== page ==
Slight decline in freight throughput port of Rotterdam in first quarter of 2023
In the first quarter of 2023, 1.5% less freight passed through the port of Rotterdam than in the same period last year. In total, 111.7 million tonnes were handled compared with 113.4 million tonnes in the same period in 2022. The fall mainly concerned the throughput of containers and freight in the breakbulk segment (Roll-on/Roll-off and other general cargo). Throughput in the mineral oil products, crude oil, LNG, iron ore & scrap, agribulk and coal segments increased.
Allard Castelein, CEO of the Port of Rotterdam Authority: ‘As expected, the year 2023 started with a slight decline in throughput. Especially in the container segment, we faced a decline in volumes due to high inflation and a weakening economy. Results in the other segments mainly show growth and confirm that dependence on Russian energy flows has been further reduced in line with the sanctions. For the remainder of the year, we expect a limited decline in throughput volumes due to the uncertainties posed by the current geopolitical situation and high inflation.’
In the first quarter, liquid bulk throughput increased by 5.6% to 54.3 million tonnes. Within this market segment, the supply of crude oil increased by 0.8 million tonnes (+3.2% to 26.3 million tonnes). As a replacement for Russian oil, more crude oil was supplied from the United States, West Africa and the Middle East. Since this oil is transported over longer distances, the use of Very Large Crude Carriers (VLCCs) increased. In the first quarter, twice as many VLCCs (50) have already unloaded crude oil as last year. Port calls from Suezmax tankers also increased by 30%. Transhipment of mineral oil products increased by 1.6 million tonnes to 15.1 million tonnes (12%) in the first quarter. This increase was mainly due to the increase in the throughput of diesel at independent terminals and at the dolphins. This served mainly to replace imports of sanctioned Russian diesel. The throughput of LNG also increased by 14.3% to 3 million tonnes in the first quarter. This was due to the high European gas price and the fact that more spot cargo has been shipped. The growth in LNG supply comes mainly from the United States as an alternative to reduced European imports of Russian gas by pipeline.
The dry bulk segment showed a slight growth of 0.2% to 17.9 million tonnes in the first quarter. In this segment, iron ore & scrap and coal are the main commodities. Both commodities showed an increase. Throughput of iron ore & scrap rose by 10.1% to 6.2 million tonnes. As a result of the temporary failure of blast furnaces in Dunkirk, Gijón and IJmuiden, factories in Rotterdam’s hinterland operated more intensively. This was also the cause for the increased demand for cokes for steel production. In the first quarter, the total coal throughput increased by 26.3% to 7.4 million tonnes.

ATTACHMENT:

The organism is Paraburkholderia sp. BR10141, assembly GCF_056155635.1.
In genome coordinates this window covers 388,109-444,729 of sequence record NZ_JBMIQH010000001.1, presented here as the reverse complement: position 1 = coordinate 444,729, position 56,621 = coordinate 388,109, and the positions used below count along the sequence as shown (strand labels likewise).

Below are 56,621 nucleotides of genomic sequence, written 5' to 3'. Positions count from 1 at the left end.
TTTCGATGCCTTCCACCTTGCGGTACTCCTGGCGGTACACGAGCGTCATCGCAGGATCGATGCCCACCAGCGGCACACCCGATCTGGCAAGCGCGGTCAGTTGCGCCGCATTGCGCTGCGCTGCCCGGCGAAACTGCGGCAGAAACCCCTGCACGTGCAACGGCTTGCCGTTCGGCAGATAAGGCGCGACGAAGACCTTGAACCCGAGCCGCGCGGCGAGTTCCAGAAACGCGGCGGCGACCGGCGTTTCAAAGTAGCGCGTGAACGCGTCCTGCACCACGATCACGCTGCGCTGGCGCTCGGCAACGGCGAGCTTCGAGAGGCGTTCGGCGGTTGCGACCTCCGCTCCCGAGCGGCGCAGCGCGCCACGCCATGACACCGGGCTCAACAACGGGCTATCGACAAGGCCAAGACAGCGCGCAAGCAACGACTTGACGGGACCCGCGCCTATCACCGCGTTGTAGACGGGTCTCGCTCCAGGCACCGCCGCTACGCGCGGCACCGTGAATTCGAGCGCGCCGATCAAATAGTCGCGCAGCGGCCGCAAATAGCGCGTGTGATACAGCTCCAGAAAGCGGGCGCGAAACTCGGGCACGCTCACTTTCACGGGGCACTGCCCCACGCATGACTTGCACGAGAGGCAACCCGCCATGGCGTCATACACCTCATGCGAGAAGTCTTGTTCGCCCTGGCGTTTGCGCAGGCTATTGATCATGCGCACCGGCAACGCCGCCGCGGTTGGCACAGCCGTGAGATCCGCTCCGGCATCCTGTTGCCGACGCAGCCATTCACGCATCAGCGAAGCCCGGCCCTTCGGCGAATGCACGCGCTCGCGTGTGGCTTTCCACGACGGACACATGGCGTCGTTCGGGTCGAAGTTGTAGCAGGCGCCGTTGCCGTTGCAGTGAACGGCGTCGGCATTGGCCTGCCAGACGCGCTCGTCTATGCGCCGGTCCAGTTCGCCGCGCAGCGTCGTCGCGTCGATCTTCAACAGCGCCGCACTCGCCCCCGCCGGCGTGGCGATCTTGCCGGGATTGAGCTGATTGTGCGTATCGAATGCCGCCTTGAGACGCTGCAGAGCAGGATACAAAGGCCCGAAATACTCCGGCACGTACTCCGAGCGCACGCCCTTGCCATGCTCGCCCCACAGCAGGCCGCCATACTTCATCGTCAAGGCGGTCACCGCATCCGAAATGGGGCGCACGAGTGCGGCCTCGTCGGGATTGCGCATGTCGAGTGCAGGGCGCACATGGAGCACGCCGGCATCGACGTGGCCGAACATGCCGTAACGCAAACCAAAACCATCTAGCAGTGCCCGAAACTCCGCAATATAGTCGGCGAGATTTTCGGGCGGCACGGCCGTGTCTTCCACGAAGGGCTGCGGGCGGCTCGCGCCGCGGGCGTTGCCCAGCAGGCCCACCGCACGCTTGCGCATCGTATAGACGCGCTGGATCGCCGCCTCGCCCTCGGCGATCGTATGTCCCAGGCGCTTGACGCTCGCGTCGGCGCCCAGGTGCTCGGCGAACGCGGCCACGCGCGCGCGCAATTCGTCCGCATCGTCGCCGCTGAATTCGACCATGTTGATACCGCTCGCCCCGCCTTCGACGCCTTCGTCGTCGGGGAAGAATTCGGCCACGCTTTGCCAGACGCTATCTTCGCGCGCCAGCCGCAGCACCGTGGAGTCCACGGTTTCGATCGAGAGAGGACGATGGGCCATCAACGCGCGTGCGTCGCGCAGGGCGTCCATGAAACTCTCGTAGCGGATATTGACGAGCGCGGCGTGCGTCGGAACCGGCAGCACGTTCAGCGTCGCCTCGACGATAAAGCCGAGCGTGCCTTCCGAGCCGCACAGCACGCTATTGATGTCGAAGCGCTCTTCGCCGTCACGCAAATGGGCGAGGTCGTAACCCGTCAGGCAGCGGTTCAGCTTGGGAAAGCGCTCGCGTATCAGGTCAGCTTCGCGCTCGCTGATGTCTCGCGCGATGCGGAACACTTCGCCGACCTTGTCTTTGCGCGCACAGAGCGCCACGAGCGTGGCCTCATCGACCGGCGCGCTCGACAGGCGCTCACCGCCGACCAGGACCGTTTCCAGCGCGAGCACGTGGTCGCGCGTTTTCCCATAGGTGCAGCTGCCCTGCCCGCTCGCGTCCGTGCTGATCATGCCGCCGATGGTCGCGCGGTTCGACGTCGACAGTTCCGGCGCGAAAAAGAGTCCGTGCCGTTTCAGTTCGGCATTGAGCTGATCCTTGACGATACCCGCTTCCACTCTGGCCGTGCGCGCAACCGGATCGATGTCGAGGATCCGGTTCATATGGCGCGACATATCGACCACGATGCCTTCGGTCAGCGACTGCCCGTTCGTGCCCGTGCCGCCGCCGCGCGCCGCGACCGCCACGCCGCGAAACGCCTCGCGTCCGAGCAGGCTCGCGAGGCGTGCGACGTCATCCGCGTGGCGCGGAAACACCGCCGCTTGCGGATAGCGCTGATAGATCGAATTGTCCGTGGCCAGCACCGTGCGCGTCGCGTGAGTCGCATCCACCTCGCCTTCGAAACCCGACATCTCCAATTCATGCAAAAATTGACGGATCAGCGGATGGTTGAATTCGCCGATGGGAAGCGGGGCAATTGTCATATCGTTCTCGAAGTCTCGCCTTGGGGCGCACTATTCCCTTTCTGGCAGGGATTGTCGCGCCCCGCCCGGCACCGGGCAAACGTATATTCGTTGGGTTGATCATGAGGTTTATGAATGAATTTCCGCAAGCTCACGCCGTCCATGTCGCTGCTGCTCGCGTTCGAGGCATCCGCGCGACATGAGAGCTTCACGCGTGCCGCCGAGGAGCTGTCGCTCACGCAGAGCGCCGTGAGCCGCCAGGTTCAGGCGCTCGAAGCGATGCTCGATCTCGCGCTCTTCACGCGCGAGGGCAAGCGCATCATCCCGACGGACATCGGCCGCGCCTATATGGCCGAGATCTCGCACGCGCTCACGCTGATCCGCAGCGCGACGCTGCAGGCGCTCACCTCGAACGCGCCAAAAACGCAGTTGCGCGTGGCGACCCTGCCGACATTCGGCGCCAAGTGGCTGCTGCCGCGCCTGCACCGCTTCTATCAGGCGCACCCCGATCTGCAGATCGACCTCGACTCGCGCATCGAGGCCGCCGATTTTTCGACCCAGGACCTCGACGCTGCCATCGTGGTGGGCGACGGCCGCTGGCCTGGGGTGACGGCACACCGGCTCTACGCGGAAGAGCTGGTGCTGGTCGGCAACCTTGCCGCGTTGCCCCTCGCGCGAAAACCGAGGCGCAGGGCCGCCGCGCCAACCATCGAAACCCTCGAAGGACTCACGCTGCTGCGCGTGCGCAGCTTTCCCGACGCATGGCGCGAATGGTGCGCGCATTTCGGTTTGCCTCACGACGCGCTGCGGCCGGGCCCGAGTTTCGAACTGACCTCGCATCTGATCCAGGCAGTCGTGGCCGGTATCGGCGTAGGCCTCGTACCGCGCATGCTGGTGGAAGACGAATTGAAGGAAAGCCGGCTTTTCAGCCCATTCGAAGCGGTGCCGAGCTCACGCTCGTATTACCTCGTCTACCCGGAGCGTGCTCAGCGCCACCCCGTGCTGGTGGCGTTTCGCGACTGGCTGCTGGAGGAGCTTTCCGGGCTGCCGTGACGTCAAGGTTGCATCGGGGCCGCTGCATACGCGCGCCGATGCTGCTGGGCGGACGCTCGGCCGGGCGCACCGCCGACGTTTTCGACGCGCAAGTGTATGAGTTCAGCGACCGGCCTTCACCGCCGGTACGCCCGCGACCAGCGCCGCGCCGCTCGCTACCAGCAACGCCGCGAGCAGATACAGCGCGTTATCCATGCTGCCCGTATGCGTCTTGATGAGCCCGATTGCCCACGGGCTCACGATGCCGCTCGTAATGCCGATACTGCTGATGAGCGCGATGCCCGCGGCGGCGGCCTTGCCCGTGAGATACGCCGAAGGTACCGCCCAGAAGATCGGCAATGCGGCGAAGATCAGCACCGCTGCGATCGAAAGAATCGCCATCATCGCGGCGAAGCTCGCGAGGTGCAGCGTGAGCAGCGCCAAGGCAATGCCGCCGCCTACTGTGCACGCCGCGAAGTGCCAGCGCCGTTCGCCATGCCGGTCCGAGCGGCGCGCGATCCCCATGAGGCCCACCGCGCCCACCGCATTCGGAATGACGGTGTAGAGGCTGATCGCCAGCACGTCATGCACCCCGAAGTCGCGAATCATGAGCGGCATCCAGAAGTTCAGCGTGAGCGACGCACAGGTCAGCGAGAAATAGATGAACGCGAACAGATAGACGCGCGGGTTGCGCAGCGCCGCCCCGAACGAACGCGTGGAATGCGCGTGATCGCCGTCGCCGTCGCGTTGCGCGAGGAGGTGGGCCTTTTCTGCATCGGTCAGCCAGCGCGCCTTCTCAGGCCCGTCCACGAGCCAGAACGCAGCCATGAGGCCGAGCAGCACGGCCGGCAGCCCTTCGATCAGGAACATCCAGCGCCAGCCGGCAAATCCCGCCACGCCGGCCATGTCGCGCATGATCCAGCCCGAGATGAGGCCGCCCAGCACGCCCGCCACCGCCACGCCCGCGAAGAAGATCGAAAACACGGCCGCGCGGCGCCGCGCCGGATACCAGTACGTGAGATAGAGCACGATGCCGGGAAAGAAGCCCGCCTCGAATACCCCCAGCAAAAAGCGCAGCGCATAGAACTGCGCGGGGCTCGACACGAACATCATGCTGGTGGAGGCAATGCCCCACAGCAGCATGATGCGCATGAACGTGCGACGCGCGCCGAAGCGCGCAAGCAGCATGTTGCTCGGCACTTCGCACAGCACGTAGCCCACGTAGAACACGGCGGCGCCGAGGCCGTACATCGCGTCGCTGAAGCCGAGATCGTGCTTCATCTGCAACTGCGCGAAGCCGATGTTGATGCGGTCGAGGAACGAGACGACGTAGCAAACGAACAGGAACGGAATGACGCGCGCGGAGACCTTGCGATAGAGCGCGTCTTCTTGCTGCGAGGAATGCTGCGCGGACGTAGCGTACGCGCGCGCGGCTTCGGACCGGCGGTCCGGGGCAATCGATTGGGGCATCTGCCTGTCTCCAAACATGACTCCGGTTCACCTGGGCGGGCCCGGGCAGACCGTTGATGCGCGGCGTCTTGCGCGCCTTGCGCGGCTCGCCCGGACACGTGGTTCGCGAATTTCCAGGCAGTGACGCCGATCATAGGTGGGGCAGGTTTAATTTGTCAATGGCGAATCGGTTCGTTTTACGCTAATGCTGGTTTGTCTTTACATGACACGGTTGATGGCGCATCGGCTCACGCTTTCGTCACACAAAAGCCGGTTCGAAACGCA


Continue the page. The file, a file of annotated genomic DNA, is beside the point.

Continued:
Container throughput decreased 11.5% by weight to 31.5 million tonnes and 11.6% by volume to 3.2 million TEU (the standard unit for containers). This decline had already started during 2022 due to the elimination of volumes to and from Russia. As the war in Ukraine only began in late February, the impact on throughput volumes in the first quarter of last year was still limited. In the past, these volumes accounted for 8% of total container throughput. The decline in imports from Asia (-14.2% in TEUs) due to lower demand for physical goods due to accumulated stocks and inflation was also reflected in the throughput figures. Despite the strong improvement in chain performance, no transhipment has been recovered yet in the first quarter. These volumes moved to smaller ports due to congestion during the pandemic.
RoRo and other breakbulk
The total throughput in the breakbulk segment (Roll-on/Roll-off and other general cargo) decreased by 6.0% to 7.9 million tonnes. RoRo traffic decreased by 2.2% to 6.6 million tonnes compared with the first quarter of last year. This was due to lower demand from the UK due to a moderately performing economy. Throughput of other general cargo fell by 20.9% to 1.4 tonnes. This was mainly caused by cargo shifting back to the container segment due to lower container rates.